If a steelhead comes to the skated fly and doesn’t take it, simply allow the fly to continue its swing and mentally mark where the rise occurred. If the fish doesn’t make any other attempts as the fly comes to the end of the swing, make the exact same presentation as before. Do not strip off any additional line to lengthen your cast or take another step. 

Same cast, same swing, same exact place as before. If the fish doesn’t come back a second time, you can try and third or even forth presentation before repositioning yourself for a new series of casts.

If a steelhead rises to a surface fly but misses the take and doesn’t actually feel the hook, you have a “player” that will likely be aggressive enough to come back to a subsequent presentation. This is how I go about making that presentation.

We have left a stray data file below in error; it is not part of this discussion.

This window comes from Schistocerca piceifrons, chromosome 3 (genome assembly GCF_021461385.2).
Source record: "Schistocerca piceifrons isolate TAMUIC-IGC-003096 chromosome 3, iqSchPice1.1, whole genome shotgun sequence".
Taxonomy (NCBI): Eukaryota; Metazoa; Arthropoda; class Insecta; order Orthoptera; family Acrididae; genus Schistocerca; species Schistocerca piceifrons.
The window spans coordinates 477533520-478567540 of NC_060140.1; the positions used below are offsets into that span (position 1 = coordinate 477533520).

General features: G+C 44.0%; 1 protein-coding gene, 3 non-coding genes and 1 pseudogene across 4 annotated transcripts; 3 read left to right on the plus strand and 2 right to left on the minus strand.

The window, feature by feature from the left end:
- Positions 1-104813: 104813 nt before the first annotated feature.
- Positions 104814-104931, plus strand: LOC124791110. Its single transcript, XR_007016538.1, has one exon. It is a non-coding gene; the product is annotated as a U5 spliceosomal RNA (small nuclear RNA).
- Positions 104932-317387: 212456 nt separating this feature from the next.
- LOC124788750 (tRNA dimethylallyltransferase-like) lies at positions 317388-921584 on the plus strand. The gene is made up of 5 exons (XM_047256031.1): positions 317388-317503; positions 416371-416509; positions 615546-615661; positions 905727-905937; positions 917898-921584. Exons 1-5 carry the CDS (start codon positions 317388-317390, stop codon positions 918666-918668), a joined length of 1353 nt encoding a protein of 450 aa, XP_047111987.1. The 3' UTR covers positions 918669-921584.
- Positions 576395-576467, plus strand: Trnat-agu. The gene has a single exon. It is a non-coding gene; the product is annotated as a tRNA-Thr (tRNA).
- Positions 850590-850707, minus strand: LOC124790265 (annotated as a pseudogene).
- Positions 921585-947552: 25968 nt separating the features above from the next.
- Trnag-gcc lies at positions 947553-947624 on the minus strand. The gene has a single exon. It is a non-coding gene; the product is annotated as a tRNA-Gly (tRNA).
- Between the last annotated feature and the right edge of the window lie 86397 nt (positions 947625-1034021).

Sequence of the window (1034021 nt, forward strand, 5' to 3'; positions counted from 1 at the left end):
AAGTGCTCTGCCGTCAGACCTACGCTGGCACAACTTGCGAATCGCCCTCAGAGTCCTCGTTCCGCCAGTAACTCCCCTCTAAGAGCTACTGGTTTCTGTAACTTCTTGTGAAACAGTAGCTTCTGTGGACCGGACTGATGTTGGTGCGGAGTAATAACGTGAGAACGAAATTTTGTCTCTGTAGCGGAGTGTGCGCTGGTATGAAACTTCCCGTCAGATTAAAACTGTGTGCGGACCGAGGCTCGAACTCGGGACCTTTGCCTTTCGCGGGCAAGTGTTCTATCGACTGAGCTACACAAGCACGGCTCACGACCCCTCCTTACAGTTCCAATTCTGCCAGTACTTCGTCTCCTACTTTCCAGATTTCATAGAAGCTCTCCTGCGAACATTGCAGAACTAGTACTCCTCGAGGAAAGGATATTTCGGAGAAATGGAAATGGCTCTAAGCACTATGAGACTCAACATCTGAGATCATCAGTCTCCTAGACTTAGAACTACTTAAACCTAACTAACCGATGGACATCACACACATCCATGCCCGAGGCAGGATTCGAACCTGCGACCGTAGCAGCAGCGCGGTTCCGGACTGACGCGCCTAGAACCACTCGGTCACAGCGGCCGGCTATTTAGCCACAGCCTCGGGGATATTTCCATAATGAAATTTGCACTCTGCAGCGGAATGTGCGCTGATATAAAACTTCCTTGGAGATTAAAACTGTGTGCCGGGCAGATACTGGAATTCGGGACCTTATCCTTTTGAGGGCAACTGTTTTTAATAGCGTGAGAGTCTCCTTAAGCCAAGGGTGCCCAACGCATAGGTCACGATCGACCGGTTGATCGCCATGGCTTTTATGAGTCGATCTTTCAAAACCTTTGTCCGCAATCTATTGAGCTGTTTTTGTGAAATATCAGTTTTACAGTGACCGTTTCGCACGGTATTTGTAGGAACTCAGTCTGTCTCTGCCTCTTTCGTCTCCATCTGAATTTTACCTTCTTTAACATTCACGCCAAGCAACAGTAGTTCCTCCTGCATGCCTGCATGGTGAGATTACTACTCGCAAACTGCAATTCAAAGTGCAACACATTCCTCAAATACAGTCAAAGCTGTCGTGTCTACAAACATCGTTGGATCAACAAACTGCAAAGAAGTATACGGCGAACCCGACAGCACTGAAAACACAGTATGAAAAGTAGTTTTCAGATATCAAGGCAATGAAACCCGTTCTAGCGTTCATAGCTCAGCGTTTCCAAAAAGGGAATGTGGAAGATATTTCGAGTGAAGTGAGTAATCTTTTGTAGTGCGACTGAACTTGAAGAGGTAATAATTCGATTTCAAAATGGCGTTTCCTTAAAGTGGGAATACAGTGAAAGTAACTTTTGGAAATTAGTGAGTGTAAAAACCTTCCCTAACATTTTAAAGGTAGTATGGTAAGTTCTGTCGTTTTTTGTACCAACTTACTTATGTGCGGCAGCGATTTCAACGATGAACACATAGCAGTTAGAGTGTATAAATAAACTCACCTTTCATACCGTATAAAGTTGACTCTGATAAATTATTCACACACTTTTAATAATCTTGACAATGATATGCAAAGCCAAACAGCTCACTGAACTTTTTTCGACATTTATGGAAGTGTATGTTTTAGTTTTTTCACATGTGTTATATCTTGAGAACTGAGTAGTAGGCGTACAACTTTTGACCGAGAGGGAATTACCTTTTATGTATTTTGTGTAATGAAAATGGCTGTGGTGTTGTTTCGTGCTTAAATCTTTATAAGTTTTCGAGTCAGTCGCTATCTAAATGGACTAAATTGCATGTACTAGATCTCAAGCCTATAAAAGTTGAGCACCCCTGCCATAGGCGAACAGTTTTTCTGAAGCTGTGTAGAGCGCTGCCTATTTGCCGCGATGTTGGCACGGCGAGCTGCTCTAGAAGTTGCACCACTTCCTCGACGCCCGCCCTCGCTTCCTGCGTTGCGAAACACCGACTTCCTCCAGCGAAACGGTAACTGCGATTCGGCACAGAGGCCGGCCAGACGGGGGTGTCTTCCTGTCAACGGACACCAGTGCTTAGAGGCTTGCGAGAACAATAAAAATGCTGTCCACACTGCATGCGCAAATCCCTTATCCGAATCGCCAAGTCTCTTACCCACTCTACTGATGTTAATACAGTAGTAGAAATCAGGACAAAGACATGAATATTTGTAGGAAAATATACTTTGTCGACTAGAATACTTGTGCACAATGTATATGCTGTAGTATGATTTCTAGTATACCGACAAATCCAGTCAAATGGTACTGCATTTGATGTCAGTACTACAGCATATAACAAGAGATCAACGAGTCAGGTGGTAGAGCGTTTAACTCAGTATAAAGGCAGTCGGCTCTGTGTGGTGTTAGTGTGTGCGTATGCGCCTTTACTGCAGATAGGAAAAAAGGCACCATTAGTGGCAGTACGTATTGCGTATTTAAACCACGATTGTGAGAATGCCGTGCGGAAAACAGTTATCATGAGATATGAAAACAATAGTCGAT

I start by taking several steps back upstream with the same amount of fly line as I had out when the first rise occurred. Now I simply cast, swing, and step down as I work the fly back over the lie of the fish.  Frequently, when the fly makes its way back down to the fish in this rhythmic sequence, it will cause the fish to come back to the fly. 

If that doesn’t work to induce another strike, move back upstream (10 or 15 feet) or shorten your fly line by 10 or 15 feet (or more if you’re not certain where the fish was at when it first rose to your fly) and change your fly. I frequently keep several smaller, dark or natural/drab colored wet fly patterns in my skater box for this purpose.